Gareth Brandt

Donald Heinz. Christmas: Festival of Incarnation. Minneapolis: Fortress Press, 2010.

Do we really need another book about Christmas? With this new volume Donald Heinz has carefully carved up a unique literary dish for those who care about Christmas. It is not a sentimental picture book, a call to recover the “real meaning” of Christmas, or a rant against commercialization, but a well-researched social history of the Christmas festival. Heinz’s primary argument is that the evolution of Christmas as a religious festival “displays the risky course of Incarnation in the world” (124). Incarnation is God becoming human. Christmas, the festival of Incarnation, is divine mystery “incarnated” in material culture.

Heinz  likens  the  two-thousand-year  history  of  Christmas  to  an unfolding theatrical production in three acts. Act 1 concerns the sacred texts that describe the incarnation of God into human flesh. The author exegetes the biblical narratives of Matthew and Luke but spends most of the book on the remaining two acts.

Act 2 describes the church as the continuing extension of the incarnation on earth and the primary festal house of Christmas. Christmas as a Christian holy day was declared in 354 C.E. as Christian worship became public. Heinz sees it as only natural that the pagan festivities surrounding the winter solstice and Sun worship would become a worship of the Son.

Is Christmas then the triumph of religion in the world or its ultimate degradation? Heinz’s answer seems to be that it’s simply part of the risk of incarnation. Christmas, as the incarnation, blends the secular and sacred, spiritual and material, divine and human, and therefore will inevitably also attract “detour and diversion” (66). The dual theme of incarnation runs throughout the book but is perhaps articulated most clearly, and sometimes controversially, in the chapter on theology. “The incarnation implies a dangerous freedom with regard to all human cultures,” says the author. “God appears open to every human form. Being a first-century Jewish male, for example, is not definitive. Even faith itself, the heart’s grasp of God, comes clothed in culture and does not float above history” (89).

In Act 3 Christmas is incarnated into the homes, streets, and shopping centers of the world. Although Heinz writes as a Protestant, he wonders whether Protestant suspicion of material culture has resulted in the acceptance of a secular, and hence not seen as idolatrous, material celebration. He regrets that “snowmen, reindeer and mountains of gifts pile up where religious ritual and image have been banned” (111). Nearly all cultural artifacts have been embraced by the Christmas festival: gifts, lights, trees, decorations, literature, feasting and drinking, saints, visual art, and music. Heinz sees this not as “syncretism” but as the “remarkable ability of the Incarnation to acculturate itself to every imaginable setting, as in the poet Hopkins’ notion that Christ plays in a thousand faces” (156).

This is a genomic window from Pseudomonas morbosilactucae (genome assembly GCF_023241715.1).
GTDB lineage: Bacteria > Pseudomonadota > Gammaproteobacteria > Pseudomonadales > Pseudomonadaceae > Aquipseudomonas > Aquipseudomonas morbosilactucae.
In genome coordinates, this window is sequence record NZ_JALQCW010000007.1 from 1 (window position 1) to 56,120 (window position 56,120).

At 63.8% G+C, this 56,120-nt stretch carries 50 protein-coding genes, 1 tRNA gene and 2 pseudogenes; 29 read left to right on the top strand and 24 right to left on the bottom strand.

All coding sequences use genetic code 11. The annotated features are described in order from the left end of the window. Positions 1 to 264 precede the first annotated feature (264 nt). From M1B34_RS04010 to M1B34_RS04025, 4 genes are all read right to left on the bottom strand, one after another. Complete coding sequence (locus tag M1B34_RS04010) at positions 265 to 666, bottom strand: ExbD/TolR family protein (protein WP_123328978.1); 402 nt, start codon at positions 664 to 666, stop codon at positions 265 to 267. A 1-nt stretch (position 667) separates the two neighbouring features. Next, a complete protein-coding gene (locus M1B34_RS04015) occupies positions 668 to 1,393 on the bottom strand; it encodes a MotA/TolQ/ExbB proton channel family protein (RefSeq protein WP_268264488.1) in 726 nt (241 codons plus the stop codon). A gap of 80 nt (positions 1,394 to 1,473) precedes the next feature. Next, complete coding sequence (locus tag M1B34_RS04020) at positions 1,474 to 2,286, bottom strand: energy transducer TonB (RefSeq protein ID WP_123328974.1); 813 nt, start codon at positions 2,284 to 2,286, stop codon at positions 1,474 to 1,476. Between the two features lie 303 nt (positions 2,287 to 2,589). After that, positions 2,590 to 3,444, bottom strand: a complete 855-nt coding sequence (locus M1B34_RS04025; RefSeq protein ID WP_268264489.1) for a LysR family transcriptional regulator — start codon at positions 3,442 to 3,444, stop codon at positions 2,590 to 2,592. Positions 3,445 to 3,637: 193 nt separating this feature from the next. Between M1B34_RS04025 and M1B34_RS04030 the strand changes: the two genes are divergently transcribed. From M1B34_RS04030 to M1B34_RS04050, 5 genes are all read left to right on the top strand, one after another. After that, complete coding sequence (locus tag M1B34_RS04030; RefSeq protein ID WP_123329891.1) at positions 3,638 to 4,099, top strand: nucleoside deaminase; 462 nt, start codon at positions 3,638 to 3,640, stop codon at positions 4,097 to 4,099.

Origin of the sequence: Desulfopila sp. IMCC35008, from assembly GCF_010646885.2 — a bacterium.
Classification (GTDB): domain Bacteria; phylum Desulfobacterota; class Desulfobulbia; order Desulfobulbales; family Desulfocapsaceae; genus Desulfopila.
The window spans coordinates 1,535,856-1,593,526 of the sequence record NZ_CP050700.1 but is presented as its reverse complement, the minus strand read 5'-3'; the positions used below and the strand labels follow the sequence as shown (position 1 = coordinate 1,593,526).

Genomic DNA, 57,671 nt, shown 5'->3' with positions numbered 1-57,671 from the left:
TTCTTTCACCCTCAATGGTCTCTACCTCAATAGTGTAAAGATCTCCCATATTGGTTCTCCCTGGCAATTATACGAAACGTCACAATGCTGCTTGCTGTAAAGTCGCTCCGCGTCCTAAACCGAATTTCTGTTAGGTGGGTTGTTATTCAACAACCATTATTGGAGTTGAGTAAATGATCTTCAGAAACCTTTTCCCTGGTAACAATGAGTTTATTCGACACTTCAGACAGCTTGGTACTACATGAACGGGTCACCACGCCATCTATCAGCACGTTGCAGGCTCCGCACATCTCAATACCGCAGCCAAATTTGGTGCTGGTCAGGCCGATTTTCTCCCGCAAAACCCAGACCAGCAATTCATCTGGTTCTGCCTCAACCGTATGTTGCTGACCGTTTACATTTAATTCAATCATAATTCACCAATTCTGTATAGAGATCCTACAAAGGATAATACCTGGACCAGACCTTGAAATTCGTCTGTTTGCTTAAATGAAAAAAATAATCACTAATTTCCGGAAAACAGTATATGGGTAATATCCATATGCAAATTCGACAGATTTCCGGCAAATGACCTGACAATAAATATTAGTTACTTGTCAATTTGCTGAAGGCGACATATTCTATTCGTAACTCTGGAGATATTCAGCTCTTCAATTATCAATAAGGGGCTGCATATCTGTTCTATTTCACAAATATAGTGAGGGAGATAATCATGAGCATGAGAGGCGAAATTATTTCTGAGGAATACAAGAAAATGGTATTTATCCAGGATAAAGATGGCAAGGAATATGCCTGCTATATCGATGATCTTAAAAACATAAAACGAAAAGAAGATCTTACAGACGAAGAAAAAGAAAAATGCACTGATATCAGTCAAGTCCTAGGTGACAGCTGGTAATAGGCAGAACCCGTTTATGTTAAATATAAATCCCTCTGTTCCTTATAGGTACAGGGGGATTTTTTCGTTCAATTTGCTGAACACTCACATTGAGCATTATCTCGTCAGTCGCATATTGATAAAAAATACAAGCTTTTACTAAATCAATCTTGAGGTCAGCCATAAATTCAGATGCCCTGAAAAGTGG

Although the author admits that there is a “highly permeable membrane” between Christmas as a holy day and Christmas as a holiday, he argues that the “generous material culture of Christianity is not a fall from a spiritual golden age, but a fuller realization of the religious core of Christmas” (221). Today, Christmas finds itself positioned between the two competing worldviews of Christianity and consumer capitalism. Heinz believes that liturgy with visual art and music may be the key to keeping alive the meaning of incarnation during the festival.

Christmas was only declared as a “holy day” in the fourth century as part of the shift toward Christianity becoming the official religion of the empire. Records of church activities before this are scant because of the church’s minority persecuted status, but the question remains: Did the early church celebrate any other events in the life of Christ besides the Lord’s Supper? Heinz does not touch on this question but jumps from the birth narratives right into the fourth century. Christians in a radical tradition will be wary of uncritically embracing any aspects of Empire, including Christmas.

Despite  this  missing  link,  Christmas:  Festival  of  Incarnation  is a refreshing read that cuts a fine path between recent universalizing sentimentalities in the popular media and somber jeremiads against consumer capitalism. Considering the incarnational theme of the book, it is ironic that it is not written in a more popular, accessible vernacular. However, pastors and teachers will appreciate this volume as they do the work of translation for congregations and students.

Gareth Brandt, Professor of Practical Theology, Columbia Bible College, Abbotsford, British Columbia